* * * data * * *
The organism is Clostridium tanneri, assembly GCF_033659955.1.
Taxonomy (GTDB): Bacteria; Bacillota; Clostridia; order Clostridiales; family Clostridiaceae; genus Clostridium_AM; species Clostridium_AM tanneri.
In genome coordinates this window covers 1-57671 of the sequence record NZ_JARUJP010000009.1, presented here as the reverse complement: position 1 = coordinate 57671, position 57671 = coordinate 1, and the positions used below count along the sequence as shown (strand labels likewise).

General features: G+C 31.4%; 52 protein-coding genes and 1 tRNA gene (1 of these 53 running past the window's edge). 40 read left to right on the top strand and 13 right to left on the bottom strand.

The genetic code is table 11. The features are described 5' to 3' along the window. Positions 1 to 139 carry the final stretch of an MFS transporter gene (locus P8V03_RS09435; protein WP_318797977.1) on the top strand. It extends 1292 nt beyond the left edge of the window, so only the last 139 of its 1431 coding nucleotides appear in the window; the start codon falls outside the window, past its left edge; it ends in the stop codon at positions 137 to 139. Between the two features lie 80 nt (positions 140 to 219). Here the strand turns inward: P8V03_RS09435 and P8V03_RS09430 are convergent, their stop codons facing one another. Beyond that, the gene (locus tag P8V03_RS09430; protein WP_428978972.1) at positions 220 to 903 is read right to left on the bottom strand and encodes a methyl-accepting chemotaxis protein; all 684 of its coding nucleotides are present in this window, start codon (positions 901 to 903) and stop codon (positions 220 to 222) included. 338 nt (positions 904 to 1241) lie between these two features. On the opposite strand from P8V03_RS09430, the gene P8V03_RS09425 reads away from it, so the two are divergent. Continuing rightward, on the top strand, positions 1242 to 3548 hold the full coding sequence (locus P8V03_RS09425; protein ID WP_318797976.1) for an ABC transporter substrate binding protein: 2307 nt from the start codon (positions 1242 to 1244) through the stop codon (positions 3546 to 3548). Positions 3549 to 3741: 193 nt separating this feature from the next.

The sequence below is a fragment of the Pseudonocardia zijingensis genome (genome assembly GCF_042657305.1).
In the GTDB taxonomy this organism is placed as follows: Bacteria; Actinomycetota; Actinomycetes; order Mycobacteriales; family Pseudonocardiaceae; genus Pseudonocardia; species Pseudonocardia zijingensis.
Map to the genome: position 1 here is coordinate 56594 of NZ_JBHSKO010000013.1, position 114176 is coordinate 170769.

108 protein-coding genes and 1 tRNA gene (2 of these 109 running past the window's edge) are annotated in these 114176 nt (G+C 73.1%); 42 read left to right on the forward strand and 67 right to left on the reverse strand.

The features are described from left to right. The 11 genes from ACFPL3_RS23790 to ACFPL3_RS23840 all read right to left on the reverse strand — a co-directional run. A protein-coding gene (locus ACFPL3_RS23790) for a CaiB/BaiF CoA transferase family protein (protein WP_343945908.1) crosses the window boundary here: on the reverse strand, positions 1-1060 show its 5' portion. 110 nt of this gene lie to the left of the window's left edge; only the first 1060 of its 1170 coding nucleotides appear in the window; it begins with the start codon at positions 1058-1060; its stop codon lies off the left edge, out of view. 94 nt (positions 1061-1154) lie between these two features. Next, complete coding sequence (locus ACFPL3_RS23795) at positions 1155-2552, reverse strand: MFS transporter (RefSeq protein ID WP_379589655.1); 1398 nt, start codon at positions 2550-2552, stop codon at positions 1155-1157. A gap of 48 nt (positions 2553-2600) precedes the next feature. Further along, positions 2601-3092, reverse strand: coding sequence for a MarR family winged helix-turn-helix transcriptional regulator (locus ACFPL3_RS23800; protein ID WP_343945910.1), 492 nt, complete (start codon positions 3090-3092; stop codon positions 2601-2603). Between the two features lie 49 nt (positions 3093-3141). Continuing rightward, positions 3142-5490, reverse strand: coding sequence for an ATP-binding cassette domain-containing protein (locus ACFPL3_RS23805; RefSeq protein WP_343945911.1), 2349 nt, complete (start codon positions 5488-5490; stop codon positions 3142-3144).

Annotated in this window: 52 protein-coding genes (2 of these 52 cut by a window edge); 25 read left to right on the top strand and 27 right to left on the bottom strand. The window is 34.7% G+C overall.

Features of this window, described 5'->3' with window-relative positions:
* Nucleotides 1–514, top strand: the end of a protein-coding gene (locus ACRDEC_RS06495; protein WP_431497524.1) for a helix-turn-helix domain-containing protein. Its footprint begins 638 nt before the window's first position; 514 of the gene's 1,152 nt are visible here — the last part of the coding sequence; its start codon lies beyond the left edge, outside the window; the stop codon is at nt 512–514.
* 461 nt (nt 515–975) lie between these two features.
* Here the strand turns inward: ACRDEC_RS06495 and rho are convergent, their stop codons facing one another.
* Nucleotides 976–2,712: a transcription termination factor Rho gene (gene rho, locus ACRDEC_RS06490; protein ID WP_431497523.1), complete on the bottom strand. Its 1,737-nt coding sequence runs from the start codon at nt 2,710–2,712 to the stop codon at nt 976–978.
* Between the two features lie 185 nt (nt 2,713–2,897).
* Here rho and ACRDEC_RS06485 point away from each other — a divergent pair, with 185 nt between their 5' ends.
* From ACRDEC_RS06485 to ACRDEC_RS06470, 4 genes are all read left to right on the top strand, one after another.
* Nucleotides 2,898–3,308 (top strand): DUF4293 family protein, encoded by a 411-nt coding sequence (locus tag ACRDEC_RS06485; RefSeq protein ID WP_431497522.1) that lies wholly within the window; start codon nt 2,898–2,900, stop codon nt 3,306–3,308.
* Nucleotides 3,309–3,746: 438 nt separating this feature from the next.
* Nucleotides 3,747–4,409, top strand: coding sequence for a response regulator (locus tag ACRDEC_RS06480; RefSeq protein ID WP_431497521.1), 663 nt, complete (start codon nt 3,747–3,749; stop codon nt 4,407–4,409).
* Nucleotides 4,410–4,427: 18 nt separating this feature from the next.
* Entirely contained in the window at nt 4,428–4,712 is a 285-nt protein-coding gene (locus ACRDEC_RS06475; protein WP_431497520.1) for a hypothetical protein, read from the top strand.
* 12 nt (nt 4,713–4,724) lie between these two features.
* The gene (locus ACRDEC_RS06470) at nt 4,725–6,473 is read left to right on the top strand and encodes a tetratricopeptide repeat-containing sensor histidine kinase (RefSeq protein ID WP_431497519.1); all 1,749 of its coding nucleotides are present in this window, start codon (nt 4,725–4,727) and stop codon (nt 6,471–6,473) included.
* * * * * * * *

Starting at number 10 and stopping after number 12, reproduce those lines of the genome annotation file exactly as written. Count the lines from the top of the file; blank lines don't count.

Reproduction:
The features are described from left to right. The 11 genes from ACFPL3_RS23790 to ACFPL3_RS23840 all read right to left on the reverse strand — a co-directional run. A protein-coding gene (locus ACFPL3_RS23790) for a CaiB/BaiF CoA transferase family protein (protein WP_343945908.1) crosses the window boundary here: on the reverse strand, positions 1-1060 show its 5' portion. 110 nt of this gene lie to the left of the window's left edge; only the first 1060 of its 1170 coding nucleotides appear in the window; it begins with the start codon at positions 1058-1060; its stop codon lies off the left edge, out of view. 94 nt (positions 1061-1154) lie between these two features. Next, complete coding sequence (locus ACFPL3_RS23795) at positions 1155-2552, reverse strand: MFS transporter (RefSeq protein ID WP_379589655.1); 1398 nt, start codon at positions 2550-2552, stop codon at positions 1155-1157. A gap of 48 nt (positions 2553-2600) precedes the next feature. Further along, positions 2601-3092, reverse strand: coding sequence for a MarR family winged helix-turn-helix transcriptional regulator (locus ACFPL3_RS23800; protein ID WP_343945910.1), 492 nt, complete (start codon positions 3090-3092; stop codon positions 2601-2603). Between the two features lie 49 nt (positions 3093-3141). Continuing rightward, positions 3142-5490, reverse strand: coding sequence for an ATP-binding cassette domain-containing protein (locus ACFPL3_RS23805; RefSeq protein WP_343945911.1), 2349 nt, complete (start codon positions 5488-5490; stop codon positions 3142-3144).

Annotated in this window: 52 protein-coding genes (2 of these 52 cut by a window edge); 25 read left to right on the top strand and 27 right to left on the bottom strand. The window is 34.7% G+C overall.

Features of this window, described 5'->3' with window-relative positions: